When planters are parked for the winter months, a lot of focus from U.S. farmers and traders is on the weather in South America.
As the planting season is underway in the U.S., South American weather watching has taken a backseat while farmers are getting seeds in the ground.
According to Chip Nellinger, Blue Reef Agri-Marketing, the corn markets are still observing the safrinha corn crop in Brazil.
“They’re towards the end of the rainy season there, and as you get deeper into May and June, it gets much warmer and much drier,” he said on AgDay.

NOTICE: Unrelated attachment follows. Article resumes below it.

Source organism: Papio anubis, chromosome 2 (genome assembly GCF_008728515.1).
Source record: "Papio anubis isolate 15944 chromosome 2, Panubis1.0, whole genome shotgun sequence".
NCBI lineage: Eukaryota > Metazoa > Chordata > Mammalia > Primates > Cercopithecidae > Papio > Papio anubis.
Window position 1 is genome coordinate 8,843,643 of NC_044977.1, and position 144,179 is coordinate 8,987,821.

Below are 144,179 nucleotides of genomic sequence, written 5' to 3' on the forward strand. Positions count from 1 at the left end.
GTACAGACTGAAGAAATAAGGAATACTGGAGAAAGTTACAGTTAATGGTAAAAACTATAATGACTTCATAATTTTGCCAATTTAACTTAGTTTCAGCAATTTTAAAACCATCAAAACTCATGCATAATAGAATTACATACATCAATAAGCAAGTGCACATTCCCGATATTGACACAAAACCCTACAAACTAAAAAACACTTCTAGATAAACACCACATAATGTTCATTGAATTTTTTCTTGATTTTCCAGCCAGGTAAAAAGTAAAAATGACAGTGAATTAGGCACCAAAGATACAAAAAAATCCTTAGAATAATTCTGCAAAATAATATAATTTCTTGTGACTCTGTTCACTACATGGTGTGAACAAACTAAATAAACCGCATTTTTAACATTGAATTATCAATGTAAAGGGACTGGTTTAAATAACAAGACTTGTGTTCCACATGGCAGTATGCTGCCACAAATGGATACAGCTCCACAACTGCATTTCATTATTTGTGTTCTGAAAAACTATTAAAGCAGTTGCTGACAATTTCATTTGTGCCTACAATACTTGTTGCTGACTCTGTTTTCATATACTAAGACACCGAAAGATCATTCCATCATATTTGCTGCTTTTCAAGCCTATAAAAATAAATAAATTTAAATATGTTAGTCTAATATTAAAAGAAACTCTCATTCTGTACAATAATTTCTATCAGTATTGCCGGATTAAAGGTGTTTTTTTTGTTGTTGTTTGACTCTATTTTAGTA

Nellinger said Brazil has received approximately half of their precipitation amounts during their rainy season, and coupling that news with Brazil’s domestic estimates of a shrinking crop, “it’s a big deal.”
“On the one hand, you have good bearish weather here with planters rolling, but on the other hand, if they’re going to be down on production in Brazil, that means it’s going to be more export business for us out into late summer and early fall,” he said.
Hear what Nellinger thinks this news could do to corn prices on AgDay above.